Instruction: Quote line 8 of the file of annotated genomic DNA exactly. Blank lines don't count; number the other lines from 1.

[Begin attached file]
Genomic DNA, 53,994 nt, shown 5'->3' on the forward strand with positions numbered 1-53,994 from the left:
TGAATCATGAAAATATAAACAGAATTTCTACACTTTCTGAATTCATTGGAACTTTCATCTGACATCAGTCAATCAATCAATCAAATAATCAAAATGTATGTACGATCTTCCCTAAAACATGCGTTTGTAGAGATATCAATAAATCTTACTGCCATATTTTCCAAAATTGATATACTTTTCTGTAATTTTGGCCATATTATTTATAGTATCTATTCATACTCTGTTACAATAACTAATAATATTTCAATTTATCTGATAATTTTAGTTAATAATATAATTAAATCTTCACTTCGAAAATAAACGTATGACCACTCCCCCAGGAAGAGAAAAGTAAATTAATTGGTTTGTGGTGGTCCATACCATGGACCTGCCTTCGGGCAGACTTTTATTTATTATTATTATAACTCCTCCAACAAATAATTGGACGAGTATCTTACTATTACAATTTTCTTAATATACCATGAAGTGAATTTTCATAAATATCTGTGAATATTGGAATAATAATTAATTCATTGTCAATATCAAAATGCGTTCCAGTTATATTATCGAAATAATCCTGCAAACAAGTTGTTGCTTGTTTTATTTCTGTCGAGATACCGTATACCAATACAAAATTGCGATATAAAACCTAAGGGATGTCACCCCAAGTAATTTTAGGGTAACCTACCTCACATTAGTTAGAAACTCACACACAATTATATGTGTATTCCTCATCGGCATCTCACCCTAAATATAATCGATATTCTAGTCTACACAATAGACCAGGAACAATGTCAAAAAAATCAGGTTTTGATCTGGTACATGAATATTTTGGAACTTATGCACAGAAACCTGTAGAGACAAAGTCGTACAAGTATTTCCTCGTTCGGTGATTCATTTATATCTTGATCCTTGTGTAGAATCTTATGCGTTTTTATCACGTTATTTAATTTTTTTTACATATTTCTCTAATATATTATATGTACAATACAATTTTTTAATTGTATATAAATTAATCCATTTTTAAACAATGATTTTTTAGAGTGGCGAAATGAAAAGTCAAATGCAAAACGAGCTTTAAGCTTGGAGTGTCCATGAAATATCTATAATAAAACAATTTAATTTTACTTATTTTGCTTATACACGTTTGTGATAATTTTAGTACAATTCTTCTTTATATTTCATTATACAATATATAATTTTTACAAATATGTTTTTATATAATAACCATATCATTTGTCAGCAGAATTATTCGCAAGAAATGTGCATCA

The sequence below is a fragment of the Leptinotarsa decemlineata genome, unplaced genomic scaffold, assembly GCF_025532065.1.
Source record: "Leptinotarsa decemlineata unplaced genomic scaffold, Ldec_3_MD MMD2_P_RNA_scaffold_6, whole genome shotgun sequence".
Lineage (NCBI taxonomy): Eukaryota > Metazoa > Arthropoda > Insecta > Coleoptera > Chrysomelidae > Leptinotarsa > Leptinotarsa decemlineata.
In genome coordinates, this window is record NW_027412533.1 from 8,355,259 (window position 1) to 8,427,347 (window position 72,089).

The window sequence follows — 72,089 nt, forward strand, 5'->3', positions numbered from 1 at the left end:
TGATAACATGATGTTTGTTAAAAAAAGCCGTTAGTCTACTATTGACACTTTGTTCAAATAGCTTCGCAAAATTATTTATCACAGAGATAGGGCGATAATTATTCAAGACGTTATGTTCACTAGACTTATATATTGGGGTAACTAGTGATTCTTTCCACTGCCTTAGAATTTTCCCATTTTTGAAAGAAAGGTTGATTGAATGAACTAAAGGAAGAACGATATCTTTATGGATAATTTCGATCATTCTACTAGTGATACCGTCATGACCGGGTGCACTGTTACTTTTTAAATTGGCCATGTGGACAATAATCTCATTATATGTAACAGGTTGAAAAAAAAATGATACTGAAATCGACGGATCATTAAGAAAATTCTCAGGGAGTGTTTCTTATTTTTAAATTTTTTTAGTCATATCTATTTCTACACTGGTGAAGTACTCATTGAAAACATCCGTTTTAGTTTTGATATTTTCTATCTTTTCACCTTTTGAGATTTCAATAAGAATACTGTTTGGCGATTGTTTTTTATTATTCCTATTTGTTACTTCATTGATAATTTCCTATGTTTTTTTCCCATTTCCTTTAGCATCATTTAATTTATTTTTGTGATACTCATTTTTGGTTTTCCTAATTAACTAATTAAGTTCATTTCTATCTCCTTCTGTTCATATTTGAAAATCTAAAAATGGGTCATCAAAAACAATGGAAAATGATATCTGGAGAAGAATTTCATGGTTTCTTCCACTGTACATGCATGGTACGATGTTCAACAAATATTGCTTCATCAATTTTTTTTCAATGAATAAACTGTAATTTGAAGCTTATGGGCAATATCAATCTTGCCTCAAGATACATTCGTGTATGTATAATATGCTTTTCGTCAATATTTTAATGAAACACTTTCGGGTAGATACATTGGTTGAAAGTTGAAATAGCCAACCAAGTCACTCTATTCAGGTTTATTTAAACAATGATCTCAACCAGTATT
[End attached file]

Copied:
TGATAACATGATGTTTGTTAAAAAAAGCCGTTAGTCTACTATTGACACTTTGTTCAAATAGCTTCGCAAAATTATTTATCACAGAGATAGGGCGATAATTATTCAAGACGTTATGTTCACTAGACTTATATATTGGGGTAACTAGTGATTCTTTCCACTGCCTTAGAATTTTCCCATTTTTGAAAGAAAGGTTGATTGAATGAACTAAAGGAAGAACGATATCTTTATGGATAATTTCGATCATTCTACTAGTGATACCGTCATGACCGGGTGCACTGTTACTTTTTAAATTGGCCATGTGGACAATAATCTCATTATATGTAACAGGTTGAAAAAAAAATGATACTGAAATCGACGGATCATTAAGAAAATTCTCAGGGAGTGTTTCTTATTTTTAAATTTTTTTAGTCATATCTATTTCTACACTGGTGAAGTACTCATTGAAAACATCCGTTTTAGTTTTGATATTTTCTATCTTTTCACCTTTTGAGATTTCAATAAGAATACTGTTTGGCGATTGTTTTTTATTATTCCTATTTGTTACTTCATTGATAATTTCCTATGTTTTTTTCCCATTTCCTTTAGCATCATTTAATTTATTTTTGTGATACTCATTTTTGGTTTTCCTAATTAACTAATTAAGTTCATTTCTATCTCCTTCTGTTCATATTTGAAAATCTAAAAATGGGTCATCAAAAACAATGGAAAATGATATCTGGAGAAGAATTTCATGGTTTCTTCCACTGTACATGCATGGTACGATGTTCAACAAATATTGCTTCATCAATTTTTTTTCAATGAATAAACTGTAATTTGAAGCTTATGGGCAATATCAATCTTGCCTCAAGATACATTCGTGTATGTATAATATGCTTTTCGTCAATATTTTAATGAAACACTTTCGGGTAGATACATTGGTTGAAAGTTGAAATAGCCAACCAAGTCACTCTATTCAGGTTTATTTAAACAATGATCTCAACCAGTATT